Scot Gianelli most recently did lighting design for The Rise and Fall of Marcus Monroe (ARS NOVA) and The Feast (THE FLEA). We’re excited to have him on VERONA WALLS.
Q. How do you get your ideas for a lighting design.
A. A first read of the script always gives me initial ideas about what the (literal and non-literal) world of the piece is. From there I get so much from collaborating with the director, the writer when possible, and the rest of the creative team.
Scot Gianelli on Lights
Q. What are the challenges of lighting VERONA WALLS?
A. I think for me, the biggest challenge is going to be creating the large world of the town of Verona on a very contained stage. The script gives us a wonderfully diverse set of locations from the intimate interior of a pub, to the infinite expanse of a world beyond walls, and we want each of those different locations to be unique and special and honest to the story being told.
Q. What first attracted you to lighting design?
A. I grew up with (and still have) a huge love of film, and especially so of old and often low budget noir and horror films. When I got to high school and started working in theatre, I learned how much the iconic look of those movies was because of lighting, and it was a sort of instant attachment from there.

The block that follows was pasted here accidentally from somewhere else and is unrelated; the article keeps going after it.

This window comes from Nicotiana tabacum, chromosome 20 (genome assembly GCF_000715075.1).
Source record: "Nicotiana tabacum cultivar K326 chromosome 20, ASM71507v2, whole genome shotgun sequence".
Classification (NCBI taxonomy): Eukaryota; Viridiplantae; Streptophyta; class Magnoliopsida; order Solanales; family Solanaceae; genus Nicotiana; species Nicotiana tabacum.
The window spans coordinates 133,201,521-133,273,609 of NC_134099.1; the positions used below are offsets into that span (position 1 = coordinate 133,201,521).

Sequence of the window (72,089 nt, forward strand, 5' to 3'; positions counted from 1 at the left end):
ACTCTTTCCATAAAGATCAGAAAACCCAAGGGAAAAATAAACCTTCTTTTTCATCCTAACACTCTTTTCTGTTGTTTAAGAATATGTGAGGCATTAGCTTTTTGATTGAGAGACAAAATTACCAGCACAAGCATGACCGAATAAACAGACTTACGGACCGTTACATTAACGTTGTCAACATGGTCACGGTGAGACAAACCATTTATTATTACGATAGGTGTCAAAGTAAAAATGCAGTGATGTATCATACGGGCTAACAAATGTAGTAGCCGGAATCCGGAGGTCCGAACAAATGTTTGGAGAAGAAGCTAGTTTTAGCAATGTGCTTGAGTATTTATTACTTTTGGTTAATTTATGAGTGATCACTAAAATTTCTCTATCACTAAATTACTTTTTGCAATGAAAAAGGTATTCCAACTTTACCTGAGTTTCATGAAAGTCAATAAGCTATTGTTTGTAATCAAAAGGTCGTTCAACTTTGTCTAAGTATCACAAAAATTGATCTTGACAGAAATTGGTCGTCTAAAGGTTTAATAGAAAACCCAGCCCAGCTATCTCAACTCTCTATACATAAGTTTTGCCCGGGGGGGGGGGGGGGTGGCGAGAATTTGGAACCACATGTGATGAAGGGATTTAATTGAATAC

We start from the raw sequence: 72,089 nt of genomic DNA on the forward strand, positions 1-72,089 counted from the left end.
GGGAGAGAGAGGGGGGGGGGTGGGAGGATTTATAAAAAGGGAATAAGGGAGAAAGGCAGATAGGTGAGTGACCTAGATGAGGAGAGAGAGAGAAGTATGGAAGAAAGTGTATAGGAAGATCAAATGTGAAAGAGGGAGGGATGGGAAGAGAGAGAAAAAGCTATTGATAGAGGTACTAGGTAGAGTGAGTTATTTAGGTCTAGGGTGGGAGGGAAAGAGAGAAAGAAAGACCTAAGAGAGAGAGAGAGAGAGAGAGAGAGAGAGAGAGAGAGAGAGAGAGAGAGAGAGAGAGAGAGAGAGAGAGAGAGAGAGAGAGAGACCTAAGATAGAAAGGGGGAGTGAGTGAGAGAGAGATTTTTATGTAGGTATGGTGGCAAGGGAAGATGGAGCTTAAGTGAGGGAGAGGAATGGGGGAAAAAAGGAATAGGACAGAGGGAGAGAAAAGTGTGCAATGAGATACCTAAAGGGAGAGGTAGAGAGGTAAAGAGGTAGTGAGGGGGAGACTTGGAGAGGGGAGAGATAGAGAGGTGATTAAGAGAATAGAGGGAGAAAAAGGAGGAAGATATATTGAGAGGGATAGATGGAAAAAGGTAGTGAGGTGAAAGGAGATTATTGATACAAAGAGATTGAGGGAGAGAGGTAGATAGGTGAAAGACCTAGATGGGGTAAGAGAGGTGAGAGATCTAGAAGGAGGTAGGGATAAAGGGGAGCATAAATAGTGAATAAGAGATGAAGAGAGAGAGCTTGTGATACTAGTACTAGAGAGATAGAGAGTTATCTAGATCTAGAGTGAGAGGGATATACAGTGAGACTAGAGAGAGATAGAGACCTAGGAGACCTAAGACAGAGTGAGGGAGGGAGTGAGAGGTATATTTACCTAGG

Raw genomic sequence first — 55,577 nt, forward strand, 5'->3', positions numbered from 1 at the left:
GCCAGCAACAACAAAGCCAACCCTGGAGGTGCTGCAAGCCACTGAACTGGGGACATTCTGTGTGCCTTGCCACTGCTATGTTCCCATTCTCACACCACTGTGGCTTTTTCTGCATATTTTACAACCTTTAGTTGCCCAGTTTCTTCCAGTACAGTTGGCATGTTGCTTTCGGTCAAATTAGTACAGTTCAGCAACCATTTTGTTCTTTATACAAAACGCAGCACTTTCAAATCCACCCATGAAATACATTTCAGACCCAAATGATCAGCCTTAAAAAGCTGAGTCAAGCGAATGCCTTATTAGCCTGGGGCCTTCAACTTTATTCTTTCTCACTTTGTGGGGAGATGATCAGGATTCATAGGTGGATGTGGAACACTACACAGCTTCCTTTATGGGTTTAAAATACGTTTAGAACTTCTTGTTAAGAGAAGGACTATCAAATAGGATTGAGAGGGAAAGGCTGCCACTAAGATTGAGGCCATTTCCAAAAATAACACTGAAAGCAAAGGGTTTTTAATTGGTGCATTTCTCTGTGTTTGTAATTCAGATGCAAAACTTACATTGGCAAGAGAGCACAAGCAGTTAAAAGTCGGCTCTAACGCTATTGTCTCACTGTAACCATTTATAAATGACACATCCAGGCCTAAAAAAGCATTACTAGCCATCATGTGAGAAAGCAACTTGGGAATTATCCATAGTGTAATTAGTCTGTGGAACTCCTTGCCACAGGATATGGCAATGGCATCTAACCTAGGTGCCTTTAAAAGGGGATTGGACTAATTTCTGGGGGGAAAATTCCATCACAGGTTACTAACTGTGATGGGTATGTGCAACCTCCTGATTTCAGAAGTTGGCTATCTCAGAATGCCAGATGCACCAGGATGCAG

Q. Do you feel the lights are almost like a character that inspire emotion? If so, how so in this piece?
A. Totally! Lighting is this often unnoticed and psychological presence that I think reinforces the emotions being created on stage by the actors and set, sound, etc. I think it helps us feel loneliness, fear, excitement, danger, tension, boredom etc., in a very personal and intimate way. In this play, the lighting will help us feel how something so small like a little town can be so big to someone, and how something as large and unexplored as the world outside its walls can be both terrifying and thrilling.